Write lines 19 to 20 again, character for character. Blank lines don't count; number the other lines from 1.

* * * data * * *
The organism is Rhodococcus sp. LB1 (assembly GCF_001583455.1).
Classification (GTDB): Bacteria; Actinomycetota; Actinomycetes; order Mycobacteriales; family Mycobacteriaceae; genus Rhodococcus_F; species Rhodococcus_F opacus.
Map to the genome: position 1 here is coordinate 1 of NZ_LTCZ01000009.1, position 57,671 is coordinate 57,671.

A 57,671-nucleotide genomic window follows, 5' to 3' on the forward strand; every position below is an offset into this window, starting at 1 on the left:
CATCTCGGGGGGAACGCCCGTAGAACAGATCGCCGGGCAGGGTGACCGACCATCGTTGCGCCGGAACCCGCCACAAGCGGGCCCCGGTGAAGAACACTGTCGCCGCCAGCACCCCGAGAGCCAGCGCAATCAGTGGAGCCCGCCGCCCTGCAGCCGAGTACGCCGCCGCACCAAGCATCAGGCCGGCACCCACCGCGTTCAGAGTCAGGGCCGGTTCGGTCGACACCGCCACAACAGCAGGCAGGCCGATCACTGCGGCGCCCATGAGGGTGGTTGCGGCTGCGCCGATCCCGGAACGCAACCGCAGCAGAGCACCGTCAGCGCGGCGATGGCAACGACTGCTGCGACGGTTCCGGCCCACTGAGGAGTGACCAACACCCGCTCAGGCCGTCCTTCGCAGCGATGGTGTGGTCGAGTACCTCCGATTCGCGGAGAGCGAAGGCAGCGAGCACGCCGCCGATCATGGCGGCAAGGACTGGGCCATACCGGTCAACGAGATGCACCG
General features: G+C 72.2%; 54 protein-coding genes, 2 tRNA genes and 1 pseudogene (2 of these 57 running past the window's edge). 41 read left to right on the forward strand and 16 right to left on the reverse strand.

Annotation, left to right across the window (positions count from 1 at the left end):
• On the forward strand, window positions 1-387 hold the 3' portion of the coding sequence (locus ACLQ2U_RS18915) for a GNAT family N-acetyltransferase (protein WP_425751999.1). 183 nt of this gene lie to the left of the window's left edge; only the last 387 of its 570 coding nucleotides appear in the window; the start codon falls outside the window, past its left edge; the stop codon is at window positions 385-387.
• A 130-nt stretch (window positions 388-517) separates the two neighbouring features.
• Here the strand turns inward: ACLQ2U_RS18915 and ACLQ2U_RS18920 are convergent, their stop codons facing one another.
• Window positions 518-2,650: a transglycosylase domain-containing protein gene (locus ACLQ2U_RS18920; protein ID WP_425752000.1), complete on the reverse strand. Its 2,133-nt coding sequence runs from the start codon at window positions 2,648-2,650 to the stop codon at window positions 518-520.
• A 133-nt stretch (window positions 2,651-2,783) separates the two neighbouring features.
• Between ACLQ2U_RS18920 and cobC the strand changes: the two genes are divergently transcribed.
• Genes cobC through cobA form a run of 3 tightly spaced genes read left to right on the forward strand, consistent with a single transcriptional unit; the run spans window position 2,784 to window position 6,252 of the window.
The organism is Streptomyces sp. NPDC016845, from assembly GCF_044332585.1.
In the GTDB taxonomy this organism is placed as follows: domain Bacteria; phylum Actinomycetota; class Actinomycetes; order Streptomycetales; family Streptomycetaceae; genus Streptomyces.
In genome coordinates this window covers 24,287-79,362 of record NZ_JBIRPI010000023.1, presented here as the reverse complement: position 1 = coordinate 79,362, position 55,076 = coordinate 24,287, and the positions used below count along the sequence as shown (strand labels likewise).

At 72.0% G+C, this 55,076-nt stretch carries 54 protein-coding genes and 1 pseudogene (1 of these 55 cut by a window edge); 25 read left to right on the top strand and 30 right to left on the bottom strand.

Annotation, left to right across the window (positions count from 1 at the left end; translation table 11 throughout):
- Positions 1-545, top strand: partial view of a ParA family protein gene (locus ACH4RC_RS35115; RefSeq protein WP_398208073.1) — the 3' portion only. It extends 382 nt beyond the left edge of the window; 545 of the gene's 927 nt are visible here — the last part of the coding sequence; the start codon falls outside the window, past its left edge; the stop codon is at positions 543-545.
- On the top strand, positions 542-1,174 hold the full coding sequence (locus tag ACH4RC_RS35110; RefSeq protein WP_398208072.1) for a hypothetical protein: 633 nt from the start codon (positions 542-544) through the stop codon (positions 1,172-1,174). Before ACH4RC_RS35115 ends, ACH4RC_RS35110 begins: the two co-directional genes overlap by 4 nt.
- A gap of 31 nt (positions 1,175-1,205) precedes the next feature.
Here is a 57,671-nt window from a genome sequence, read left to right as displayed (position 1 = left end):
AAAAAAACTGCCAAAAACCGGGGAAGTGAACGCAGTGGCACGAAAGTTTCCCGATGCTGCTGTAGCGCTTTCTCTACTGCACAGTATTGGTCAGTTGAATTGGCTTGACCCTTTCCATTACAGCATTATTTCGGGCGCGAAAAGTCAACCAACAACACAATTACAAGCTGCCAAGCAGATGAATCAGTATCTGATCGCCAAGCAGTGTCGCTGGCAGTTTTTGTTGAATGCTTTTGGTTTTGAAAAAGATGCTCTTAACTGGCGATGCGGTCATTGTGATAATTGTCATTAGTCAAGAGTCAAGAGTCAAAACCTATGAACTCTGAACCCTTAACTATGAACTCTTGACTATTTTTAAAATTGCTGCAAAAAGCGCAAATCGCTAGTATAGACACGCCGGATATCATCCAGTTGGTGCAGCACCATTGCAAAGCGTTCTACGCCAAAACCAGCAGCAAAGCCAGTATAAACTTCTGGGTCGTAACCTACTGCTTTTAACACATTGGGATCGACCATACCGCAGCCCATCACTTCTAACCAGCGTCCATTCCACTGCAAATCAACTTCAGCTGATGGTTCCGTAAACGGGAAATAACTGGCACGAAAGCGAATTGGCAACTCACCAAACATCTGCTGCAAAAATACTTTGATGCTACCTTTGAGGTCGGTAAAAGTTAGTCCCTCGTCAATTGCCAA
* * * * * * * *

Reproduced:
Annotation, left to right across the window (positions count from 1 at the left end; translation table 11 throughout):
- Positions 1-545, top strand: partial view of a ParA family protein gene (locus ACH4RC_RS35115; RefSeq protein WP_398208073.1) — the 3' portion only. It extends 382 nt beyond the left edge of the window; 545 of the gene's 927 nt are visible here — the last part of the coding sequence; the start codon falls outside the window, past its left edge; the stop codon is at positions 543-545.